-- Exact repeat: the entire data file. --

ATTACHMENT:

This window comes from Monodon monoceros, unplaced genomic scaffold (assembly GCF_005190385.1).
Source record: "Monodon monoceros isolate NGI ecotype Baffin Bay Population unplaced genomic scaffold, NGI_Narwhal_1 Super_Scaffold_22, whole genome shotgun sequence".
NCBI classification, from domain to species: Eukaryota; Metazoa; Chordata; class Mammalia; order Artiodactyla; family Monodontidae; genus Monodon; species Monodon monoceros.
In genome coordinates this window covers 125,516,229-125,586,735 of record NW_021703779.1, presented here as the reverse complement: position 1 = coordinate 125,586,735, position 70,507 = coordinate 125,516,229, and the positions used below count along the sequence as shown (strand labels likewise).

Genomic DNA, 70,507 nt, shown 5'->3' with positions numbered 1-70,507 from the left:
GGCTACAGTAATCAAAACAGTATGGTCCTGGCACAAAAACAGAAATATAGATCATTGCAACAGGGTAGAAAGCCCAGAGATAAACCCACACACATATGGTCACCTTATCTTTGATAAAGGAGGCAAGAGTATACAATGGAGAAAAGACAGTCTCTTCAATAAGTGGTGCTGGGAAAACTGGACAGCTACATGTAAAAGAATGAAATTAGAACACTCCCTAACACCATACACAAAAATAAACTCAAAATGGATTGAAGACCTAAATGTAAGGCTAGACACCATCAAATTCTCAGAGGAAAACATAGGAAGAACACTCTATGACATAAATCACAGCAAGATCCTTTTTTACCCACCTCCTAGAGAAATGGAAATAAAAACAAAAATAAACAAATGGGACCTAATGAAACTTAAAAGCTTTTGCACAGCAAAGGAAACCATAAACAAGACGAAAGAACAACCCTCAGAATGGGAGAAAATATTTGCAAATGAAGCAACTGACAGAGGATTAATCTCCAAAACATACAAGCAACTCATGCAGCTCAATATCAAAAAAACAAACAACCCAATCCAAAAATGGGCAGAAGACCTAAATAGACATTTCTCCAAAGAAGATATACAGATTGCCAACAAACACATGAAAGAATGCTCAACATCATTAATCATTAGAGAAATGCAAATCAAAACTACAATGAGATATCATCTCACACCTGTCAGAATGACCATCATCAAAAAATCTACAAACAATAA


This window comes from Monodon monoceros, unplaced genomic scaffold (assembly GCF_005190385.1).
Source record: "Monodon monoceros isolate NGI ecotype Baffin Bay Population unplaced genomic scaffold, NGI_Narwhal_1 Super_Scaffold_22, whole genome shotgun sequence".
NCBI classification, from domain to species: Eukaryota; Metazoa; Chordata; class Mammalia; order Artiodactyla; family Monodontidae; genus Monodon; species Monodon monoceros.
In genome coordinates this window covers 125,516,229-125,586,735 of record NW_021703779.1, presented here as the reverse complement: position 1 = coordinate 125,586,735, position 70,507 = coordinate 125,516,229, and the positions used below count along the sequence as shown (strand labels likewise).

Genomic DNA, 70,507 nt, shown 5'->3' with positions numbered 1-70,507 from the left:
GGCTACAGTAATCAAAACAGTATGGTCCTGGCACAAAAACAGAAATATAGATCATTGCAACAGGGTAGAAAGCCCAGAGATAAACCCACACACATATGGTCACCTTATCTTTGATAAAGGAGGCAAGAGTATACAATGGAGAAAAGACAGTCTCTTCAATAAGTGGTGCTGGGAAAACTGGACAGCTACATGTAAAAGAATGAAATTAGAACACTCCCTAACACCATACACAAAAATAAACTCAAAATGGATTGAAGACCTAAATGTAAGGCTAGACACCATCAAATTCTCAGAGGAAAACATAGGAAGAACACTCTATGACATAAATCACAGCAAGATCCTTTTTTACCCACCTCCTAGAGAAATGGAAATAAAAACAAAAATAAACAAATGGGACCTAATGAAACTTAAAAGCTTTTGCACAGCAAAGGAAACCATAAACAAGACGAAAGAACAACCCTCAGAATGGGAGAAAATATTTGCAAATGAAGCAACTGACAGAGGATTAATCTCCAAAACATACAAGCAACTCATGCAGCTCAATATCAAAAAAACAAACAACCCAATCCAAAAATGGGCAGAAGACCTAAATAGACATTTCTCCAAAGAAGATATACAGATTGCCAACAAACACATGAAAGAATGCTCAACATCATTAATCATTAGAGAAATGCAAATCAAAACTACAATGAGATATCATCTCACACCTGTCAGAATGACCATCATCAAAAAATCTACAAACAATAA